Based on an informal poll over the years of family and friends who invest in mutual funds, about half believe they don’t pay any fees to buy and own mutual funds. I have a message for them: you’re mistaken. There is no such thing as mutual funds without fees. The fees you pay have been hidden from you.
There are rules about disclosing mutual fund fees, but financial advisors can follow the letter of the law without their clients actually understanding what fees they pay. The fees are explained in a document called a prospectus that is supposed to be given to clients, but even a simplified prospectus is long enough and complex enough that few clients read it.
All mutual funds have expenses. Most of the ongoing expenses to run a fund are components of the Management Expense Ratio (MER). This is expressed as a percentage, such as 2%. This means that 2% of your money comes out of the fund every year to pay costs including salaries of the fund managers, payments to your financial advisor, and other costs.
A cost of 2% each year may not seem like much, but another 2% of the same money will be taken out again next year and the year after that. The math says that it will take about 35 years for half of your money to disappear.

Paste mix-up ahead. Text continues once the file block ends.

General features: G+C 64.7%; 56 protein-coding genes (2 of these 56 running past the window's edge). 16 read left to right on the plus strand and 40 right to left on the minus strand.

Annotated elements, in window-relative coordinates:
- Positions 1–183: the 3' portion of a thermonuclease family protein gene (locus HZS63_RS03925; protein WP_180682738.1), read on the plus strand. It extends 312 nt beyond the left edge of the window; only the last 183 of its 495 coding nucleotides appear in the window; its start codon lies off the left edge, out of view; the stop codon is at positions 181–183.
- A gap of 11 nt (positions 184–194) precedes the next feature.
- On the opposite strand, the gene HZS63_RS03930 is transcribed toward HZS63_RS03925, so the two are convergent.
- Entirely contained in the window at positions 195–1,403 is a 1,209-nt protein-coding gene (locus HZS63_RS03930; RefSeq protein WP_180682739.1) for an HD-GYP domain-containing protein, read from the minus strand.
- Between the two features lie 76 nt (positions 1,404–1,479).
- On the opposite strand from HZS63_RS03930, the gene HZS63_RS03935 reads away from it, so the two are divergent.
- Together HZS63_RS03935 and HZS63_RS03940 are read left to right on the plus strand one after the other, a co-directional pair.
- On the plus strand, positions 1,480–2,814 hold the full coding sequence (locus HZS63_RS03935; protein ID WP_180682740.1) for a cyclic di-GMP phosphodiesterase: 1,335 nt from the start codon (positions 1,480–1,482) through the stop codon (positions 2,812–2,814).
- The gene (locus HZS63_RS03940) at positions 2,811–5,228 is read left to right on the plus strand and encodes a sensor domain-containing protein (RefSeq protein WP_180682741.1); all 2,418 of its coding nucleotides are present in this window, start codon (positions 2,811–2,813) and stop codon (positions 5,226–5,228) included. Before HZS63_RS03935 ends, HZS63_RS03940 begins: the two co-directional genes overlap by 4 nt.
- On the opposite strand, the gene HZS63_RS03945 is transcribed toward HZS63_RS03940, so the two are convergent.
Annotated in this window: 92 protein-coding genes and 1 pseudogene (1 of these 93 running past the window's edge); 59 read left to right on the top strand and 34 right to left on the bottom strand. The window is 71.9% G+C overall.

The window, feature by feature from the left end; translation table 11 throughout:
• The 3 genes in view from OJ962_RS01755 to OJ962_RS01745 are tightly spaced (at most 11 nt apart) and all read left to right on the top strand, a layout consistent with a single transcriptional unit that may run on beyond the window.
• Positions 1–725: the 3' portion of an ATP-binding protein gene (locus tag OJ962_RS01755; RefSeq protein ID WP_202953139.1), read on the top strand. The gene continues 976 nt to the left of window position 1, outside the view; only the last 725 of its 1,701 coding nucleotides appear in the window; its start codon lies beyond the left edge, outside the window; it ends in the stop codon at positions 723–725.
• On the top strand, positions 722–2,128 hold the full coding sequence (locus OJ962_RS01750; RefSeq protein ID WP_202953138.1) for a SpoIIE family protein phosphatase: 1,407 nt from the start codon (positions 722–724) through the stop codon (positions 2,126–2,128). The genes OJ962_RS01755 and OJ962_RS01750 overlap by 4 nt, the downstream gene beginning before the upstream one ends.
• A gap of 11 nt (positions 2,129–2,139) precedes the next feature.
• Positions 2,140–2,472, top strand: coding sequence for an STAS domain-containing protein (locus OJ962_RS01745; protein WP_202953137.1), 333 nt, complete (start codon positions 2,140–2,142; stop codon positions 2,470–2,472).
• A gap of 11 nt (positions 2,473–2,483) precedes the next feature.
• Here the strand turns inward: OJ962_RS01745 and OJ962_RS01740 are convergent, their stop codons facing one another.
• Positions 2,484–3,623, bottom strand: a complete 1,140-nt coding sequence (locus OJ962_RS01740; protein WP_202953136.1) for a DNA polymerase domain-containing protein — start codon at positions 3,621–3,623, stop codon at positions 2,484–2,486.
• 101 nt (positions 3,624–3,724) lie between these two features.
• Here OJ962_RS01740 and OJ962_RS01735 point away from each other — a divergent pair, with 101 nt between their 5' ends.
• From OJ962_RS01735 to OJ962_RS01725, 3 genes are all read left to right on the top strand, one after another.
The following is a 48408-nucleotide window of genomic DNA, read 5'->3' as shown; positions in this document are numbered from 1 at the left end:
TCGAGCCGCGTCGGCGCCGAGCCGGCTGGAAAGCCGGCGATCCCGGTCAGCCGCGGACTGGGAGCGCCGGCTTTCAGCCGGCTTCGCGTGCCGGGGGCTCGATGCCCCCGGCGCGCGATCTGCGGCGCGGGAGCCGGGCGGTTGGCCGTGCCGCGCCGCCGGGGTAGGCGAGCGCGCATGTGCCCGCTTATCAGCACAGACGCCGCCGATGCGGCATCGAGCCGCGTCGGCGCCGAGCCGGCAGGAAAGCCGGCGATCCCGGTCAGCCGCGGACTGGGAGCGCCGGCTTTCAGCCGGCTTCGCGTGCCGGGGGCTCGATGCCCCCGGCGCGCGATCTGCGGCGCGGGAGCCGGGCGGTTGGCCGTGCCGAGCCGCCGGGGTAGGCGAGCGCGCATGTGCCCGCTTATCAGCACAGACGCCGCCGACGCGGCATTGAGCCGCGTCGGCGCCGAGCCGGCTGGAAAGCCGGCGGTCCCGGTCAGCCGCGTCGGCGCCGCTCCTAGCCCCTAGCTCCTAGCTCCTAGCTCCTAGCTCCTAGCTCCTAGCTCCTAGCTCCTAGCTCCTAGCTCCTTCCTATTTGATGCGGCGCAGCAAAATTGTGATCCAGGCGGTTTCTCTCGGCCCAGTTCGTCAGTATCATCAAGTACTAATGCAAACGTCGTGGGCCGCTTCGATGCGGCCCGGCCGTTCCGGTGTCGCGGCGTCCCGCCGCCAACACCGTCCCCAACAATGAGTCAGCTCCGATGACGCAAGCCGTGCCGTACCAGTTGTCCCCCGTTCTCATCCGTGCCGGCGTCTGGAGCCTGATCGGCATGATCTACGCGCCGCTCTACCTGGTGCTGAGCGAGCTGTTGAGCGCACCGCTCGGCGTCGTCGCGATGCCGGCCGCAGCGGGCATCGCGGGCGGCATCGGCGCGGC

You’d think that your mutual fund statements would have a line showing the amount of the MER being deducted from your money, but this is usually not the case. The money evaporates silently in most cases.
Another category of fees are loads. Depending on the type of mutual fund, you may pay some type of load:
Front-end load: This is where a percentage of your money is removed before the money goes into the mutual fund.
Back-end load (Also called a deferred sales charge (DSC)): This is where a percentage of your money is deducted before you get your withdrawal from a fund. This type of load is popular among advisors and many of their clients don’t understand how it works until it comes time to make a withdrawal.
There are some good financial advisors out there who properly explain these fees to their clients. It’s unrealistic to expect people to work for you for nothing. But you should understand what you are paying. If you own mutual funds and thought there were no fees, maybe your advisor isn’t the great person you thought he or she was. You thought the two of you were a professional and a client, but maybe you’re a salesperson and a mark.